United States District Court, E.D. Missouri, Eastern Division
MEMORANDUM AND ORDER
RODNEY W. SIPPEL, District Judge.
Plaintiff Willie Watson has refiled claims in this case that he previously asserted before this Court in Watson v. State of Missouri, 4:13 CV 782 RWS. I dismissed the federal claims in that complaint based on frivolity and dismissed the remaining state law claims. Watson's present complaint is based on the same operative facts and adds additional defendants. The defendants who have been served have moved to dismiss the complaint. However, I will dismiss this case on an alternative ground, a lack of subject matter jurisdiction.
Watson's 2005 Chevy Uplander was repossessed from his driveway on December 12, 2012. Watson alleges that a man and a woman (the Doe Defendants) backed a tow truck up to his vehicle and he told them not to take it. Watson said that he called the police and that when Officer Bob Morley arrived he did not stop the Doe Defendants from taking the vehicle away. Morley allegedly told Watson it was a civil matter and there was nothing he could do.
A second officer who responded to Watson's call, Officer Waltke, wrote a police report about the call. The report states that Watson called the St. Louis County Police Department to report that his vehicle had been stolen. According to the police report, Watson's vehicle was gone when the Officer Waltke got to Watson's house. The police report stated that after Officer Waltke returned to the police station he learned from the station's Records Room that the vehicle had been repossessed and not stolen. Officer Waltke called Watson and provided him with the repossession information.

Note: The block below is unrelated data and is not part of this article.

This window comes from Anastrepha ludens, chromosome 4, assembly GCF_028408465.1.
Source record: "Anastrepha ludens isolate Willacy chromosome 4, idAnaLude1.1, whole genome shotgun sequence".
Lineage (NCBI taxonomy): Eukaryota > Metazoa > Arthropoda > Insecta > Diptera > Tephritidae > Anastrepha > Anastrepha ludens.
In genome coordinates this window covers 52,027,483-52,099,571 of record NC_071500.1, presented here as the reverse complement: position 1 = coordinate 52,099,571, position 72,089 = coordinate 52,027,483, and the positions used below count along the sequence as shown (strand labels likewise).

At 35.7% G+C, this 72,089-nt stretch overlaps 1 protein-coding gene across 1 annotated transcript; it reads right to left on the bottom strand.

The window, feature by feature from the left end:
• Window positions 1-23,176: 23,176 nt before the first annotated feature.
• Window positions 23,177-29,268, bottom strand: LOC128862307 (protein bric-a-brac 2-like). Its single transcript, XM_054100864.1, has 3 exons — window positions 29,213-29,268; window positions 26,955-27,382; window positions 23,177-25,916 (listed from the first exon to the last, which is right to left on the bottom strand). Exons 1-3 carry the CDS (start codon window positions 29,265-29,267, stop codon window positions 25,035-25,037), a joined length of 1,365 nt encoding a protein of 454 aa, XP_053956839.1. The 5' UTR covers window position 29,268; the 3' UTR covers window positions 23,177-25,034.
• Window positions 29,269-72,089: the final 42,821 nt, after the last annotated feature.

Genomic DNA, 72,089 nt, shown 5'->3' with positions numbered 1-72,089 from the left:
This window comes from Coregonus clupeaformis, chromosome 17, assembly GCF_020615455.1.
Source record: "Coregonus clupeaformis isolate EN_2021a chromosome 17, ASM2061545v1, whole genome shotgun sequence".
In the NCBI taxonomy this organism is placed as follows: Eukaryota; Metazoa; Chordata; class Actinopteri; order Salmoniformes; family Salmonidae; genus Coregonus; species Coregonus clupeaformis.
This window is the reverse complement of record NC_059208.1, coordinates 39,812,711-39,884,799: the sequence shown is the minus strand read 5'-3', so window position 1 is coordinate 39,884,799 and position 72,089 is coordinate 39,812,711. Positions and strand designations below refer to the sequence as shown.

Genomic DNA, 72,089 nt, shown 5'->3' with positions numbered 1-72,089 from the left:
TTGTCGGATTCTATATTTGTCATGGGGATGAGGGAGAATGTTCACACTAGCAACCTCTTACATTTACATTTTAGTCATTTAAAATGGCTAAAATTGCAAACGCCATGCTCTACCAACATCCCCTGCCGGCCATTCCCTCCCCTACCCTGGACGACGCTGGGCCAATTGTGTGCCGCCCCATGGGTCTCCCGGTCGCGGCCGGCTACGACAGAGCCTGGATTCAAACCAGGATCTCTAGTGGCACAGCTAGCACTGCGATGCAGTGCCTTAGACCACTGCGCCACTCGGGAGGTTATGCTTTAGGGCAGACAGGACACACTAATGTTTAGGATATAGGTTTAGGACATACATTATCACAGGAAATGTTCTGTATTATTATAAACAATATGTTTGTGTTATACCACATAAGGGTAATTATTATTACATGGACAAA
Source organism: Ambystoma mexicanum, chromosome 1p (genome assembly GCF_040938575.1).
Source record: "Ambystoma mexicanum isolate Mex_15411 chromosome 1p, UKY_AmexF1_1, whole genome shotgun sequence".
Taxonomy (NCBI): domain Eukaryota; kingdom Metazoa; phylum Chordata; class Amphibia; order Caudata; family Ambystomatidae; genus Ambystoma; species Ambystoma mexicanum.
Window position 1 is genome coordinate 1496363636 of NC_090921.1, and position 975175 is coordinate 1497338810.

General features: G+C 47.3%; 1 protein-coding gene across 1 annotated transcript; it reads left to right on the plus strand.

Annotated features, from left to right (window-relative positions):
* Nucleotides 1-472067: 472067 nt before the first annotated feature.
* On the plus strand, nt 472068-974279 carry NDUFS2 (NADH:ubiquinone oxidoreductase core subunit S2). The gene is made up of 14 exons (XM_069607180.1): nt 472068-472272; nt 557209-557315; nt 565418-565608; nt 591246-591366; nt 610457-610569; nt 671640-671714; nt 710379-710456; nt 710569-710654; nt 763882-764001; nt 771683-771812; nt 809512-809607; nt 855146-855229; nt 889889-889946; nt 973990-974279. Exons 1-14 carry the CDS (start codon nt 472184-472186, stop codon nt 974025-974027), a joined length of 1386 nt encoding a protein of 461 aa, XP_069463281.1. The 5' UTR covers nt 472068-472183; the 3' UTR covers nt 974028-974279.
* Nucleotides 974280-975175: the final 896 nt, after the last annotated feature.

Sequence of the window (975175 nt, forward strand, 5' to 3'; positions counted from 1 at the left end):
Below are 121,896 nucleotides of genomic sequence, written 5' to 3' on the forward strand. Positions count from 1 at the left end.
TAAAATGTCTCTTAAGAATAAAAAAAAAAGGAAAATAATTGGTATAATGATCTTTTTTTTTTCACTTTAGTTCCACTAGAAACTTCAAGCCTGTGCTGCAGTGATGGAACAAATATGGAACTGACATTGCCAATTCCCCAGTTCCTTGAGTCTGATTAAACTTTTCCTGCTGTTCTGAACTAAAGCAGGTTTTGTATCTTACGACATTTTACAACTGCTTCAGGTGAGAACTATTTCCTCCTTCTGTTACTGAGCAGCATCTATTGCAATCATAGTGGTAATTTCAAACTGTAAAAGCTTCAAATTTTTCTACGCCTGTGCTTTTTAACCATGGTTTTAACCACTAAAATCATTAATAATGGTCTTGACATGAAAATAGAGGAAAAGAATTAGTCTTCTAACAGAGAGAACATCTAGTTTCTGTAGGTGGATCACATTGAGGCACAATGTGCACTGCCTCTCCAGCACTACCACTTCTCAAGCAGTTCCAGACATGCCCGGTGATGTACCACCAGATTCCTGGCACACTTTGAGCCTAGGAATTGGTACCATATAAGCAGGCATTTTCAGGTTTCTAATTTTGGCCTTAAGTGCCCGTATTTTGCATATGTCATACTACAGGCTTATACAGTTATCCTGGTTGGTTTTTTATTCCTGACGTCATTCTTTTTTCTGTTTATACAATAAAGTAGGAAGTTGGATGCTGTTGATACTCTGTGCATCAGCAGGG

Watson's complaint is a compilation of disjointed and rambling information. One of his apparent claims is that his vehicle was stolen and his insurance company did not pay him for the loss. Watson has named as defendants the St. Louis County Police Department, the Missouri Collector of Revenue, the USAA Garrison Insurance Company, the State of Missouri, the two people who repossessed his vehicle (John and Jane Doe), and HSBC Motor Credit. Watson asserts state claims against these defendants for breach of contract, conversion, breach of fiduciary duty, fraud, and for a declaratory relief.
After carefully reviewing the complaint I conclude that it fails to state a ground for relief against any of the defendants. However, I will dismiss this case for a lack of subject matter jurisdiction. Federal courts are courts of limited jurisdiction. Myers v. Richland County, 429 F.3d 740, 745 (8th Cir. 2005). Diversity jurisdiction under 28 U.S.C. § 1332 requires an amount in controversy greater than $75, 000 and complete diversity of citizenship among the litigants. 28 U.S.C. § 1332(a). "Complete diversity of citizenship exists where no defendant holds citizenship in the same state where any plaintiff holds citizenship." OnePoint Solutions, LLC v. Borchert, 486 F.3d 342, 346 (8th Cir. 2007).
Although Watson does not explicitly state in his complaint the ground upon which this Court's jurisdiction is invoked, the only possible ground would be diversity jurisdiction jurisdiction. Watson has alleged only state law claims in his complaint. He has sued parties who are not diverse. Watson is a citizen of Missouri, so are defendants the St. Louis County Police Department, the State of Missouri, the Missouri Collector of Revenue, and, presumably, the two Doe Defendants who towed Watson's vehicle. As a result, this Court lacks subject matter jurisdiction to entertain any of the claims or asserted defenses in this case.
IT IS HEREBY ORDERED that this case will be DISMISSED for lack of ...